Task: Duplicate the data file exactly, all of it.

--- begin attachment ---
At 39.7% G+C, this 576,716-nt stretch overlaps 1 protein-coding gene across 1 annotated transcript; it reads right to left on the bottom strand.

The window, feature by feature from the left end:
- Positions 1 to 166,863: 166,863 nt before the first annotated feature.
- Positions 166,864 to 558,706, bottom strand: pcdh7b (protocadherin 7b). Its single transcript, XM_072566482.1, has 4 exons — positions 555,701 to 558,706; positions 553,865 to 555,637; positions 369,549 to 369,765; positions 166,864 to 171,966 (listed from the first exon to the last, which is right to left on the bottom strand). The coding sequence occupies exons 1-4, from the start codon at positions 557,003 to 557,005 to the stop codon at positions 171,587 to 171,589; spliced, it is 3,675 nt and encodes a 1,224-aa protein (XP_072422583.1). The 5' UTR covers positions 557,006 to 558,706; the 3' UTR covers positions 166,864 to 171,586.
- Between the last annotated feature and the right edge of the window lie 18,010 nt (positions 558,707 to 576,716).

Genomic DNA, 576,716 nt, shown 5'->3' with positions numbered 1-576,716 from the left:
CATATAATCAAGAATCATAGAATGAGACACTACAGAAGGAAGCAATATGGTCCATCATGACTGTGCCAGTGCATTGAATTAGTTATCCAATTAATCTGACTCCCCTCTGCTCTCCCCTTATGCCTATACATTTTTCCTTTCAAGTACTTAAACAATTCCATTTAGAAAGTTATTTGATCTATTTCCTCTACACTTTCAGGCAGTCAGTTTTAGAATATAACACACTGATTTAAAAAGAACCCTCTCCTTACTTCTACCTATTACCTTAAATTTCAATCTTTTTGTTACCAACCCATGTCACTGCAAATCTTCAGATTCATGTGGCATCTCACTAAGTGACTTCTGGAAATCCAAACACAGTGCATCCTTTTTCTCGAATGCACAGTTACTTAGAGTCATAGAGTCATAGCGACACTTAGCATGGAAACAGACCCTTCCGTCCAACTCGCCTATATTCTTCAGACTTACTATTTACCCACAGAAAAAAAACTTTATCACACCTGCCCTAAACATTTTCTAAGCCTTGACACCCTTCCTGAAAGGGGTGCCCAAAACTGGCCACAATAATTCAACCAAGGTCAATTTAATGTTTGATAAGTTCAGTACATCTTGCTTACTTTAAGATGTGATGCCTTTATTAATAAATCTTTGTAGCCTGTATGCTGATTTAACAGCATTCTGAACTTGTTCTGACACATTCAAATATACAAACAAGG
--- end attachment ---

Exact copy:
At 39.7% G+C, this 576,716-nt stretch overlaps 1 protein-coding gene across 1 annotated transcript; it reads right to left on the bottom strand.

The window, feature by feature from the left end:
- Positions 1 to 166,863: 166,863 nt before the first annotated feature.
- Positions 166,864 to 558,706, bottom strand: pcdh7b (protocadherin 7b). Its single transcript, XM_072566482.1, has 4 exons — positions 555,701 to 558,706; positions 553,865 to 555,637; positions 369,549 to 369,765; positions 166,864 to 171,966 (listed from the first exon to the last, which is right to left on the bottom strand). The coding sequence occupies exons 1-4, from the start codon at positions 557,003 to 557,005 to the stop codon at positions 171,587 to 171,589; spliced, it is 3,675 nt and encodes a 1,224-aa protein (XP_072422583.1). The 5' UTR covers positions 557,006 to 558,706; the 3' UTR covers positions 166,864 to 171,586.
- Between the last annotated feature and the right edge of the window lie 18,010 nt (positions 558,707 to 576,716).

Genomic DNA, 576,716 nt, shown 5'->3' with positions numbered 1-576,716 from the left:
CATATAATCAAGAATCATAGAATGAGACACTACAGAAGGAAGCAATATGGTCCATCATGACTGTGCCAGTGCATTGAATTAGTTATCCAATTAATCTGACTCCCCTCTGCTCTCCCCTTATGCCTATACATTTTTCCTTTCAAGTACTTAAACAATTCCATTTAGAAAGTTATTTGATCTATTTCCTCTACACTTTCAGGCAGTCAGTTTTAGAATATAACACACTGATTTAAAAAGAACCCTCTCCTTACTTCTACCTATTACCTTAAATTTCAATCTTTTTGTTACCAACCCATGTCACTGCAAATCTTCAGATTCATGTGGCATCTCACTAAGTGACTTCTGGAAATCCAAACACAGTGCATCCTTTTTCTCGAATGCACAGTTACTTAGAGTCATAGAGTCATAGCGACACTTAGCATGGAAACAGACCCTTCCGTCCAACTCGCCTATATTCTTCAGACTTACTATTTACCCACAGAAAAAAAACTTTATCACACCTGCCCTAAACATTTTCTAAGCCTTGACACCCTTCCTGAAAGGGGTGCCCAAAACTGGCCACAATAATTCAACCAAGGTCAATTTAATGTTTGATAAGTTCAGTACATCTTGCTTACTTTAAGATGTGATGCCTTTATTAATAAATCTTTGTAGCCTGTATGCTGATTTAACAGCATTCTGAACTTGTTCTGACACATTCAAATATACAAACAAGG